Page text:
Our second day began with the best mistake ever. We decided to continue upriver for another hour but accidentally boarded the downriver boat. This turned out to be a good thing because we got a free ride down to a nice little village where we waited for the next K-D liner upriver. The next one was an old side paddle boat that normally costs extra. We got all this at no extra cost except time but we weren't on a firm schedule anyway. The scenery was more of the same small villages, vinyards, river traffic and castles: Fürstenberg, Heimburg, Sooneck, Reichenstein, Rheinstein, and Ehrenfels. This is premier wine making country and we had a bottle of local white and red to help pass the time when we were not busy with the cameras . Sadly the cruise had to end and we were back on milk run trains that eventually got us as far as Steinach.
We only stopped in Steinach because there were no more trains to Rothenburg. It is a very well preserved medieval town because it is out of the way. It is worth noting that we have been without a guidebook since I lost this section back during my last visit to Bavaria. It's no big deal really since these are popular tourist destinations but still arriving late at night in a small town with no information can sometimes be a problem. I told Karen we might have to sleep on a park bench this night but as it turns out there was a great little hotel right next to the station with a vacancy. Perfect.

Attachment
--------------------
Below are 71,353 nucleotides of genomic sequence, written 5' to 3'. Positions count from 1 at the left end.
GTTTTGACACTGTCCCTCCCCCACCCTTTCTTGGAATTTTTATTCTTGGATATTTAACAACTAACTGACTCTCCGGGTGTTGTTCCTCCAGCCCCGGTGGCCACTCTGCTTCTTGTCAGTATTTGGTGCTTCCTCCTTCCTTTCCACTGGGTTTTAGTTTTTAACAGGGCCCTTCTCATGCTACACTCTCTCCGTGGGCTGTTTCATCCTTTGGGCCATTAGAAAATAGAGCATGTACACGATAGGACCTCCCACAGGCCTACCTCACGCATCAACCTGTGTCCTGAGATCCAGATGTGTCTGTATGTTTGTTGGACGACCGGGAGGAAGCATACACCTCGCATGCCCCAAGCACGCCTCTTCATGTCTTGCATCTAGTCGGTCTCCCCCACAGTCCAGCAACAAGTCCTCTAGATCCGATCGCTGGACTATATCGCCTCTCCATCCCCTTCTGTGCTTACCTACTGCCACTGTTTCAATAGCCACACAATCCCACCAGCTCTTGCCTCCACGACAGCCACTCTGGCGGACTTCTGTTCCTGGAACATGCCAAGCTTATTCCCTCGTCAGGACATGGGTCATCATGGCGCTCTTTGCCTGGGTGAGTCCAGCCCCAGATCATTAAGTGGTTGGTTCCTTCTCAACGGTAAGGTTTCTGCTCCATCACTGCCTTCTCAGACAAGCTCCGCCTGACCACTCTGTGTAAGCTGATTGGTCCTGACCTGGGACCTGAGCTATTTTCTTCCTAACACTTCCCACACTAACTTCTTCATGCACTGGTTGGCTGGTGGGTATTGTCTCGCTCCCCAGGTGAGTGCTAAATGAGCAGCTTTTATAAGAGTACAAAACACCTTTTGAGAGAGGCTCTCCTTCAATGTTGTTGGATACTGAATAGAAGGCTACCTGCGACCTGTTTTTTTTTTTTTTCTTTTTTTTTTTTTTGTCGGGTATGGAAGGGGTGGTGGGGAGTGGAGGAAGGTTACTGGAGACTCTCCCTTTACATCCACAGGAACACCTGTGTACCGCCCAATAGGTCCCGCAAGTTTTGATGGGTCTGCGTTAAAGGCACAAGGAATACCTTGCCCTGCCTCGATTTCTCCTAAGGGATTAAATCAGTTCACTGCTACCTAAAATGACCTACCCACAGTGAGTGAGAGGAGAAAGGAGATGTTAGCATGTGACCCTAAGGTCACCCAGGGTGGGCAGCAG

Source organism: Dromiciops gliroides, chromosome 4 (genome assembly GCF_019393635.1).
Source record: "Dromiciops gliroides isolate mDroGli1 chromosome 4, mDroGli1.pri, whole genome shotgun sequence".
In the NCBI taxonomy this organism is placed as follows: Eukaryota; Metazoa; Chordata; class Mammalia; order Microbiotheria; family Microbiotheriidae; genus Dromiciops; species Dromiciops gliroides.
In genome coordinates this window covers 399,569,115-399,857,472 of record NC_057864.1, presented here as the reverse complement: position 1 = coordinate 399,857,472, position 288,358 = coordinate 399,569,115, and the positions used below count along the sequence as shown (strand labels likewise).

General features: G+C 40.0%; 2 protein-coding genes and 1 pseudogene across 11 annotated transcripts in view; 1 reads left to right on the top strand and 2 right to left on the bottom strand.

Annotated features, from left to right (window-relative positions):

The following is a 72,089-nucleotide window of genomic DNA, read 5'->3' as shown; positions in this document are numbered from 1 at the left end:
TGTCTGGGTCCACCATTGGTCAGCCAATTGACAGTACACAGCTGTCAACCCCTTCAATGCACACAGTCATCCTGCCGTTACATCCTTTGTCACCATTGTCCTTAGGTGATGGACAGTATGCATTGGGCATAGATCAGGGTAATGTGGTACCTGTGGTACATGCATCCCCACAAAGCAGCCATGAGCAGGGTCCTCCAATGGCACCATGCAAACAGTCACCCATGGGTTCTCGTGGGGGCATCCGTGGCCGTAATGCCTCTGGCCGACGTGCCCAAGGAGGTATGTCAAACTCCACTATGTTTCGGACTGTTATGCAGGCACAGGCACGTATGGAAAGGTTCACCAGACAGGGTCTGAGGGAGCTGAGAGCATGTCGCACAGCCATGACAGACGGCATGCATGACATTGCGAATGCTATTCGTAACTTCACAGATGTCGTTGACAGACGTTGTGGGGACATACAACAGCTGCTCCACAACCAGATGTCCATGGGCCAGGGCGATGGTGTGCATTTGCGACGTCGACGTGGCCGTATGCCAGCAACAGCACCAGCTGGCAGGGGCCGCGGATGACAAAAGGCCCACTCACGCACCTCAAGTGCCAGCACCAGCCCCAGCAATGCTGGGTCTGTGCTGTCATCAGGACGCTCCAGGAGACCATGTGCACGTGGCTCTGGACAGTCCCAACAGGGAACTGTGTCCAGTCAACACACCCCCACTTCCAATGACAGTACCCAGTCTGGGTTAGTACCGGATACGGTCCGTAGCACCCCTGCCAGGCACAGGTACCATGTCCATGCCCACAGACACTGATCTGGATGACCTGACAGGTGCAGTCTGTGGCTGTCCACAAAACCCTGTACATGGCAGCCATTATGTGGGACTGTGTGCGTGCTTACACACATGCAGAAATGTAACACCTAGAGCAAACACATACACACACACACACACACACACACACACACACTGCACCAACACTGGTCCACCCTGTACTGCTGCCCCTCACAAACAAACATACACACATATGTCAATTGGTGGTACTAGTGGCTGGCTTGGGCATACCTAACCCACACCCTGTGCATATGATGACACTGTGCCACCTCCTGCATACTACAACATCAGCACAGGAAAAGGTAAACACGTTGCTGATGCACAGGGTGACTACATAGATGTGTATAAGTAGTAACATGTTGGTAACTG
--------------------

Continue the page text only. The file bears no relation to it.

A 15 minute train ride brought us to Rothenberg station. Some minutes later we walked through the former gate into the old town. I was expecting it to be photogenic but I was really surprised by how much there was to see. Besides the well preserved buildings many of the fortifications still existed including the town walls, towers, and moat. It seemed like around every corner there was some surprise waiting for us, and the Crime and Punishment Museum was one of the best, maybe even the best, torture exhibit I've seen. Karen skipped that one but substituted two other museums. We bothed loved the little town and took many photos.
Our stop in Nürnberg was brief. For us it was simply to transfer to an international train. After buying our tickets we still had over an hour so we left the station to see a little of the city. Since the train station is just outside the old center it would have been foolish not to do so. We saw a little bit then stopped streetside for a quick beer - no kolsch though. The one that I had two days ago wasn't enough.
Back to the train station. We weren't sure were we were going exactly other than the Czech Republic.